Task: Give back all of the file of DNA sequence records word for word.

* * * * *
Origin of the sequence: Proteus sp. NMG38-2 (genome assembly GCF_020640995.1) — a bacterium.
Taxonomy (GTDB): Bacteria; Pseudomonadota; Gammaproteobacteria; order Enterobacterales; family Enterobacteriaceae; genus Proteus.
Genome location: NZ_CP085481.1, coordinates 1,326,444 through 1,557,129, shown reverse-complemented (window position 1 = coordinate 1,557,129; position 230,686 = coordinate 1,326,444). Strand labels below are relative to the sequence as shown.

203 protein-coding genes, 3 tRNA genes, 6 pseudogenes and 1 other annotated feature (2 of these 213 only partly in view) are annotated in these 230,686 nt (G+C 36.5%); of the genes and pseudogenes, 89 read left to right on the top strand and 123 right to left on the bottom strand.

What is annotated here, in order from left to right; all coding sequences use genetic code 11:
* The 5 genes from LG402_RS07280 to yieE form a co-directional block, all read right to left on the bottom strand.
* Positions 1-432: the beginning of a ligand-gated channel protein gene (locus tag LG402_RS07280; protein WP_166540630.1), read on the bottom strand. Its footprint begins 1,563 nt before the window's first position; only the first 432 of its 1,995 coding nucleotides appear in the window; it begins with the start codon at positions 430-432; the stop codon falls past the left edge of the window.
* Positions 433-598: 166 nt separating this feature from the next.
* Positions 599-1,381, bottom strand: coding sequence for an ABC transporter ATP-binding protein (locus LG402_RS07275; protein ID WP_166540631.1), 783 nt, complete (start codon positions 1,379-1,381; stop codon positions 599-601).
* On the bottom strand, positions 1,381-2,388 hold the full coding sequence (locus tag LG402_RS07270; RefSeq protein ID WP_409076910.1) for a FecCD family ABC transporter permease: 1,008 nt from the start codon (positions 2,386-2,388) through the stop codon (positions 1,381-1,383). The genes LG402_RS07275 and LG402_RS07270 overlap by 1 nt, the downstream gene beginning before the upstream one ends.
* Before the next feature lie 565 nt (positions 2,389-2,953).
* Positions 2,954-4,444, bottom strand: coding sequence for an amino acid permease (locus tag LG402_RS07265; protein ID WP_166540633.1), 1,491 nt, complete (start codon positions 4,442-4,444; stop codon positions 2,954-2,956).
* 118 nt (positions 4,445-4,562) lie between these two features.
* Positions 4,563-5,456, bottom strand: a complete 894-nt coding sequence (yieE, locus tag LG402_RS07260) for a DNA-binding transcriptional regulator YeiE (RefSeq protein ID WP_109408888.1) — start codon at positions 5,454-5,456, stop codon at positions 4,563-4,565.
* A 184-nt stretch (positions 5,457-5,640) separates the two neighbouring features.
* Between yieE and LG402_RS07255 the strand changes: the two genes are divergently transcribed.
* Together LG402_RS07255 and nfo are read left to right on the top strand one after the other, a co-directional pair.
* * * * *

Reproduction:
Origin of the sequence: Proteus sp. NMG38-2 (genome assembly GCF_020640995.1) — a bacterium.
Taxonomy (GTDB): Bacteria; Pseudomonadota; Gammaproteobacteria; order Enterobacterales; family Enterobacteriaceae; genus Proteus.
Genome location: NZ_CP085481.1, coordinates 1,326,444 through 1,557,129, shown reverse-complemented (window position 1 = coordinate 1,557,129; position 230,686 = coordinate 1,326,444). Strand labels below are relative to the sequence as shown.

203 protein-coding genes, 3 tRNA genes, 6 pseudogenes and 1 other annotated feature (2 of these 213 only partly in view) are annotated in these 230,686 nt (G+C 36.5%); of the genes and pseudogenes, 89 read left to right on the top strand and 123 right to left on the bottom strand.

What is annotated here, in order from left to right; all coding sequences use genetic code 11:
* The 5 genes from LG402_RS07280 to yieE form a co-directional block, all read right to left on the bottom strand.
* Positions 1-432: the beginning of a ligand-gated channel protein gene (locus tag LG402_RS07280; protein WP_166540630.1), read on the bottom strand. Its footprint begins 1,563 nt before the window's first position; only the first 432 of its 1,995 coding nucleotides appear in the window; it begins with the start codon at positions 430-432; the stop codon falls past the left edge of the window.
* Positions 433-598: 166 nt separating this feature from the next.
* Positions 599-1,381, bottom strand: coding sequence for an ABC transporter ATP-binding protein (locus LG402_RS07275; protein ID WP_166540631.1), 783 nt, complete (start codon positions 1,379-1,381; stop codon positions 599-601).
* On the bottom strand, positions 1,381-2,388 hold the full coding sequence (locus tag LG402_RS07270; RefSeq protein ID WP_409076910.1) for a FecCD family ABC transporter permease: 1,008 nt from the start codon (positions 2,386-2,388) through the stop codon (positions 1,381-1,383). The genes LG402_RS07275 and LG402_RS07270 overlap by 1 nt, the downstream gene beginning before the upstream one ends.
* Before the next feature lie 565 nt (positions 2,389-2,953).
* Positions 2,954-4,444, bottom strand: coding sequence for an amino acid permease (locus tag LG402_RS07265; protein ID WP_166540633.1), 1,491 nt, complete (start codon positions 4,442-4,444; stop codon positions 2,954-2,956).
* 118 nt (positions 4,445-4,562) lie between these two features.
* Positions 4,563-5,456, bottom strand: a complete 894-nt coding sequence (yieE, locus tag LG402_RS07260) for a DNA-binding transcriptional regulator YeiE (RefSeq protein ID WP_109408888.1) — start codon at positions 5,454-5,456, stop codon at positions 4,563-4,565.
* A 184-nt stretch (positions 5,457-5,640) separates the two neighbouring features.
* Between yieE and LG402_RS07255 the strand changes: the two genes are divergently transcribed.
* Together LG402_RS07255 and nfo are read left to right on the top strand one after the other, a co-directional pair.